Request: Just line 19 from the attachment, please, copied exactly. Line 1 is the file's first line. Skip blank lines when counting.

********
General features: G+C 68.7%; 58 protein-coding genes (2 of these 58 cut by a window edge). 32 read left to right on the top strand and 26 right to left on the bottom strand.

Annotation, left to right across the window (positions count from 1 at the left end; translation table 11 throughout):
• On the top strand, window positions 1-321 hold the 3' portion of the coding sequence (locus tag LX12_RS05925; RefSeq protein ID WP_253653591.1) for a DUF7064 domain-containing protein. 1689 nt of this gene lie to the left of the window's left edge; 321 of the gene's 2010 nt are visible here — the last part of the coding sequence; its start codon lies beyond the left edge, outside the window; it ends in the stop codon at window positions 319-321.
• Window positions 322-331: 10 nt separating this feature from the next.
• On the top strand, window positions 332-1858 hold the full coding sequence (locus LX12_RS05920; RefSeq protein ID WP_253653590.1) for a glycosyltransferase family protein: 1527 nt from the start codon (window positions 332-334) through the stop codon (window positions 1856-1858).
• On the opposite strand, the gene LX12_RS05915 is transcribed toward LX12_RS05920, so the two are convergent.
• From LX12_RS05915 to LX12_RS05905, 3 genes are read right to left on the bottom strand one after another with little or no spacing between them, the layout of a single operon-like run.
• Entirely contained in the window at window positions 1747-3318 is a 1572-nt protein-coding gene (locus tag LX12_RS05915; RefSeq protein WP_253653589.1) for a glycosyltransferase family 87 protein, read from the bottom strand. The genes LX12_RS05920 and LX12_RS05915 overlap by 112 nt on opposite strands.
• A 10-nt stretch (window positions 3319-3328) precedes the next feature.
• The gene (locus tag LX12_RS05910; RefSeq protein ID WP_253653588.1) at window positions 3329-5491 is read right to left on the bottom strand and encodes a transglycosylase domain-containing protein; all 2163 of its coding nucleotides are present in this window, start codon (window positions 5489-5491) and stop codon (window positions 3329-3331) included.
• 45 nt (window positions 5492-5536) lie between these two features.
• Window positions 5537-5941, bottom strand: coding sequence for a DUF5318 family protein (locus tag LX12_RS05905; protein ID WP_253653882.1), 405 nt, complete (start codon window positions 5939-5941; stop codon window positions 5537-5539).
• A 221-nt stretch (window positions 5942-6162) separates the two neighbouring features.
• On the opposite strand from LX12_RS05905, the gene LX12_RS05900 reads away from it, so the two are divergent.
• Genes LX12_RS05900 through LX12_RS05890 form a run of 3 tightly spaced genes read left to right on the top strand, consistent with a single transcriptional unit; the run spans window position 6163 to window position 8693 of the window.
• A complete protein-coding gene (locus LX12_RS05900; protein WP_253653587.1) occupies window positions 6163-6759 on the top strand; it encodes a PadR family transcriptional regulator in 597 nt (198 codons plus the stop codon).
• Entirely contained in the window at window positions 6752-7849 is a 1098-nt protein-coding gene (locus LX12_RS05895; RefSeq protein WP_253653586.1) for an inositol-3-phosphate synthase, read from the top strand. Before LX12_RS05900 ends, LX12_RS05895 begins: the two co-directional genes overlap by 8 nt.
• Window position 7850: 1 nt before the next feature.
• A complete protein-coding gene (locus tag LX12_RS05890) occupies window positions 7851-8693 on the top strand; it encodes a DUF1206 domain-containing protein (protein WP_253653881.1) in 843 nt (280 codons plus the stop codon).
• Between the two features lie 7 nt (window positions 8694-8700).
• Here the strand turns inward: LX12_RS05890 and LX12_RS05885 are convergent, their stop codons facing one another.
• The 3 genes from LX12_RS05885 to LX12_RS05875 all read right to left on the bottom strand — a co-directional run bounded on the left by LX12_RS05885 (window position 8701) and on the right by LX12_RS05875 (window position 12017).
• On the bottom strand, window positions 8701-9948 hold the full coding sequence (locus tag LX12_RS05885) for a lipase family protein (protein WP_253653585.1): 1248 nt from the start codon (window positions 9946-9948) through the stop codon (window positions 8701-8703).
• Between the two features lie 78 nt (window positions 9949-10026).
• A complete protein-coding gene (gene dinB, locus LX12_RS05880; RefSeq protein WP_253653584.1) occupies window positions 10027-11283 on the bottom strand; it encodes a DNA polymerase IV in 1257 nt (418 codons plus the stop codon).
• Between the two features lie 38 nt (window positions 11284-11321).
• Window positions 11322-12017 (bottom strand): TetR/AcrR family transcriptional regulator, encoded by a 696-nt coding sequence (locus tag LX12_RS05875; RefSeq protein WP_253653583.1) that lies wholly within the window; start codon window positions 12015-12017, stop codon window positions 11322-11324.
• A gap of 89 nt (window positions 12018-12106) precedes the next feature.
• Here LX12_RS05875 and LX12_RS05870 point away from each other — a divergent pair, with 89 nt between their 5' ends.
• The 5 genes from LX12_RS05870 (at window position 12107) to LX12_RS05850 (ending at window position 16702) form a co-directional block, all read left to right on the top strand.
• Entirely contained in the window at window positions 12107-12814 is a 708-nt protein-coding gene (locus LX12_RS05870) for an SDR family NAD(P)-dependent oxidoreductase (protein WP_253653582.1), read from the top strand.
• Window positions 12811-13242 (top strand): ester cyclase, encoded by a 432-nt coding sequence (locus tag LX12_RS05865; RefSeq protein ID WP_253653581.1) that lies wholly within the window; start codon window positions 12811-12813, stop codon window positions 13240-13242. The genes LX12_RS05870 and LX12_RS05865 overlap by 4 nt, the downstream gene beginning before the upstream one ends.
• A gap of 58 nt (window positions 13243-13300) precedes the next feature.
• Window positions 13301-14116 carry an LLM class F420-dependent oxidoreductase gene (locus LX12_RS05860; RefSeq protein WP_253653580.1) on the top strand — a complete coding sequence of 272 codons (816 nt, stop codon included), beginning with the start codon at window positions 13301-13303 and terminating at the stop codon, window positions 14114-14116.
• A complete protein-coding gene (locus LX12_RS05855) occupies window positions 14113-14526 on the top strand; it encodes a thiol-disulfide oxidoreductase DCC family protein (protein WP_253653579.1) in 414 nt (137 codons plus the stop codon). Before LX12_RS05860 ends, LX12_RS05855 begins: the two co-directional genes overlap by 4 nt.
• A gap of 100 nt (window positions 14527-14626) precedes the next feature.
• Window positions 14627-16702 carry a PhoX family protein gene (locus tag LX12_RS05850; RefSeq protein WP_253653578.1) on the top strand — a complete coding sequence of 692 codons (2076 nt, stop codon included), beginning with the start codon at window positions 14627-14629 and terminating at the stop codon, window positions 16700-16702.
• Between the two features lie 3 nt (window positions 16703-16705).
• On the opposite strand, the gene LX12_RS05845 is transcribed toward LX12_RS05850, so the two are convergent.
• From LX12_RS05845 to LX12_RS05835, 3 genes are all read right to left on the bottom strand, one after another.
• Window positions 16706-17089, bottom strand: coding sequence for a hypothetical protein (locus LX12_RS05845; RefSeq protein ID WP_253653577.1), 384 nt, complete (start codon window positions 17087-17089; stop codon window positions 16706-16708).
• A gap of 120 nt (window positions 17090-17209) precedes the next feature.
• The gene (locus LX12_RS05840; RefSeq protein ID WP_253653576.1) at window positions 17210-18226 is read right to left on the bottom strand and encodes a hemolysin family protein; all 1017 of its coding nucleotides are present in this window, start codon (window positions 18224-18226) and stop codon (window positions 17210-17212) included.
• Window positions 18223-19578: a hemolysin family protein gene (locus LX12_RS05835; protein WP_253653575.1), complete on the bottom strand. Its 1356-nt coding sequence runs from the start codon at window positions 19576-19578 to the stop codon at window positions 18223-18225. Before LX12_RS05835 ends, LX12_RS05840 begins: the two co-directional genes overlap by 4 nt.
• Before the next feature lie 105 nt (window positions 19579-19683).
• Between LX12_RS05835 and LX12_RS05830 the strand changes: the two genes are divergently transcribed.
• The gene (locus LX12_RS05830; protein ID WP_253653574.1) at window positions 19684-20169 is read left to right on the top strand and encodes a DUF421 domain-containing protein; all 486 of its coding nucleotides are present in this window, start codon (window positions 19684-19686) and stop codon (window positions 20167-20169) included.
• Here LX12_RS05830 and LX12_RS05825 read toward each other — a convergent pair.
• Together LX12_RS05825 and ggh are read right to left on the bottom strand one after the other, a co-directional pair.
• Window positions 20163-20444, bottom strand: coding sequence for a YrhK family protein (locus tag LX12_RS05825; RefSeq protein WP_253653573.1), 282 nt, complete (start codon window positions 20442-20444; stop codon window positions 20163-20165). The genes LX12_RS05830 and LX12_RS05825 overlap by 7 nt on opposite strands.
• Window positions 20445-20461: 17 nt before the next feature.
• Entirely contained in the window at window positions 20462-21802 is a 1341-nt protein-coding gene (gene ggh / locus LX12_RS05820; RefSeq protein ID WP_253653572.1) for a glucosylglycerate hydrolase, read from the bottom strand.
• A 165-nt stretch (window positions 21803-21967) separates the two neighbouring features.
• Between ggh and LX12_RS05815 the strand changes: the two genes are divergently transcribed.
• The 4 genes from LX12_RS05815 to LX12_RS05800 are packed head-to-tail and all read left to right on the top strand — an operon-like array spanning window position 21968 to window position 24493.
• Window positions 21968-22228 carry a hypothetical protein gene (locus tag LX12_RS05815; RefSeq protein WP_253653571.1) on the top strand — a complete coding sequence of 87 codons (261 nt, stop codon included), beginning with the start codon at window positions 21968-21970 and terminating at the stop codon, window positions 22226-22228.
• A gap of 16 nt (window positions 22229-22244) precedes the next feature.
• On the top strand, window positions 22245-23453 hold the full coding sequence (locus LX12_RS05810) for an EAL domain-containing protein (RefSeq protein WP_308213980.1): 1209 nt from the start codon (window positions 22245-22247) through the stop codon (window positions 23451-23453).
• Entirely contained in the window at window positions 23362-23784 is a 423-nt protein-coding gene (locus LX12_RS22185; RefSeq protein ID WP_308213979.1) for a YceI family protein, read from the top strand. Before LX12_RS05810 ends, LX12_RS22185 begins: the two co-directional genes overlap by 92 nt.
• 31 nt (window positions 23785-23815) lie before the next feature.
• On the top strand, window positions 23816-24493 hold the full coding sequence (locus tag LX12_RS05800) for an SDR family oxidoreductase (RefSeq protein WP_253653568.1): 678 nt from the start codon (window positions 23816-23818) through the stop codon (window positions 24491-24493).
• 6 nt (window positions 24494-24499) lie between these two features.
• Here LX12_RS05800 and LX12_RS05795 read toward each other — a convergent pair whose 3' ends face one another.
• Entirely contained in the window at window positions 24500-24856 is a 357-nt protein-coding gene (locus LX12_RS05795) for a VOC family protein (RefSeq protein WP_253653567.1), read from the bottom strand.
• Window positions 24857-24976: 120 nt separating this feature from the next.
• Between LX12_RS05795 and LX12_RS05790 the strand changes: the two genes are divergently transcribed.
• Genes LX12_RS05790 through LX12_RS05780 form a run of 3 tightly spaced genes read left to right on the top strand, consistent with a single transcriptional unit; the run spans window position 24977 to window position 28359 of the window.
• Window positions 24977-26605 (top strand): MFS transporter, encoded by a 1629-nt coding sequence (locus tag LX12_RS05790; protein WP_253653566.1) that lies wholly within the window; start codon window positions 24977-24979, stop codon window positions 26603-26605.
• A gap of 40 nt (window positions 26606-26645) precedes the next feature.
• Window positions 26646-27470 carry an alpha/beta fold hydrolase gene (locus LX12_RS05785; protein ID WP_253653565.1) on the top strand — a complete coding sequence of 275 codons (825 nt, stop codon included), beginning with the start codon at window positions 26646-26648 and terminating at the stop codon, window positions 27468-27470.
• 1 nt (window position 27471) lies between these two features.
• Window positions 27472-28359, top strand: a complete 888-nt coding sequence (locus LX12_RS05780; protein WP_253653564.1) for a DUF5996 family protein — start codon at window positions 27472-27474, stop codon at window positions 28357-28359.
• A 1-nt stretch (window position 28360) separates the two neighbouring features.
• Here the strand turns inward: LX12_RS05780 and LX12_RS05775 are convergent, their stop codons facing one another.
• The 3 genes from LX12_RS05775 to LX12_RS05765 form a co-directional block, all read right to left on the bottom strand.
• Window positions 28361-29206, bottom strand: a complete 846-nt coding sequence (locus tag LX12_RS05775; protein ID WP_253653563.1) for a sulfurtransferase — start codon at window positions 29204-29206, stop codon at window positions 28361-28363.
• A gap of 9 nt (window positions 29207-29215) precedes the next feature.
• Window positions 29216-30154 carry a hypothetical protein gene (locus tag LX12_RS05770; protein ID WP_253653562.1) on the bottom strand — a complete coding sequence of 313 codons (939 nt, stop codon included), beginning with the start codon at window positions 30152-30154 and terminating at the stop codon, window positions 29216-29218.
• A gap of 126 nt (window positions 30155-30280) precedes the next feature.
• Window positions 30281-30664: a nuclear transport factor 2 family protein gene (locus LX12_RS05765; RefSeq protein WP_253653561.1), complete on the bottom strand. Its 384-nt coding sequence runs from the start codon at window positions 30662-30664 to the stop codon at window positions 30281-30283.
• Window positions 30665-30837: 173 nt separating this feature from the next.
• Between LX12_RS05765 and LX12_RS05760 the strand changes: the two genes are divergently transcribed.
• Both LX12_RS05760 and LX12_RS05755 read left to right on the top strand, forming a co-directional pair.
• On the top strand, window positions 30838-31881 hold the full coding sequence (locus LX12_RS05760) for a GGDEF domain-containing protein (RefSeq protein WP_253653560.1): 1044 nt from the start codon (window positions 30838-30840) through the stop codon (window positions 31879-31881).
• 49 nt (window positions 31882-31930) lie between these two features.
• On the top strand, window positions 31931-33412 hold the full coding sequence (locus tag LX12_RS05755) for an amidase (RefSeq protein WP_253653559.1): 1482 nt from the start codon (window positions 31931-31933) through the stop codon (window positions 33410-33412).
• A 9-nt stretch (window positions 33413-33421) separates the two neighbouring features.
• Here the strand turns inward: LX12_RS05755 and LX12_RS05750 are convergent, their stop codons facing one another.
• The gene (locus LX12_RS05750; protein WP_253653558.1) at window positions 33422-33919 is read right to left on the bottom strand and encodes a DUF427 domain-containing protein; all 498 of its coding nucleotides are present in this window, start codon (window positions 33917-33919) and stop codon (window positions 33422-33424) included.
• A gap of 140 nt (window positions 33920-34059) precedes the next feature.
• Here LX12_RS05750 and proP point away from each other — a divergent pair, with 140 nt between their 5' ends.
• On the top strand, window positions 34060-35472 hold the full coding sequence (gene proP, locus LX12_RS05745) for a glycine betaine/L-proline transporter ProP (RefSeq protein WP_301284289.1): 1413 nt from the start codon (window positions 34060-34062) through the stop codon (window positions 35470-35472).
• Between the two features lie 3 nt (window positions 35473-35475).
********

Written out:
• A complete protein-coding gene (locus tag LX12_RS05890) occupies window positions 7851-8693 on the top strand; it encodes a DUF1206 domain-containing protein (protein WP_253653881.1) in 843 nt (280 codons plus the stop codon).